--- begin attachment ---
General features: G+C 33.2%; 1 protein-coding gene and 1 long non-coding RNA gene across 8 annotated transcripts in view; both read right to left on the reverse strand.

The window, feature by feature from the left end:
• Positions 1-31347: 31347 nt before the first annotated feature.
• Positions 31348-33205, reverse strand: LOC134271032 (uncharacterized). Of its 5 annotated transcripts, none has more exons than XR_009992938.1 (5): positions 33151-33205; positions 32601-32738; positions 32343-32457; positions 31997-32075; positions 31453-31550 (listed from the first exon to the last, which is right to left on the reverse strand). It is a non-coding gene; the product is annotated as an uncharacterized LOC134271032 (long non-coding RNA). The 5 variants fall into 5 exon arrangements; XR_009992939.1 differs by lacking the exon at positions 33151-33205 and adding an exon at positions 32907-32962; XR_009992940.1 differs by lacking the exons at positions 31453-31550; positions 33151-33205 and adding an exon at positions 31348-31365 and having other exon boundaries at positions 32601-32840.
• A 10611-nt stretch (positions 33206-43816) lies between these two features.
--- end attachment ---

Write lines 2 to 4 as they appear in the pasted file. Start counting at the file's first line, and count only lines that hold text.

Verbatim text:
The window, feature by feature from the left end:
• Positions 1-31347: 31347 nt before the first annotated feature.
• Positions 31348-33205, reverse strand: LOC134271032 (uncharacterized). Of its 5 annotated transcripts, none has more exons than XR_009992938.1 (5): positions 33151-33205; positions 32601-32738; positions 32343-32457; positions 31997-32075; positions 31453-31550 (listed from the first exon to the last, which is right to left on the reverse strand). It is a non-coding gene; the product is annotated as an uncharacterized LOC134271032 (long non-coding RNA). The 5 variants fall into 5 exon arrangements; XR_009992939.1 differs by lacking the exon at positions 33151-33205 and adding an exon at positions 32907-32962; XR_009992940.1 differs by lacking the exons at positions 31453-31550; positions 33151-33205 and adding an exon at positions 31348-31365 and having other exon boundaries at positions 32601-32840.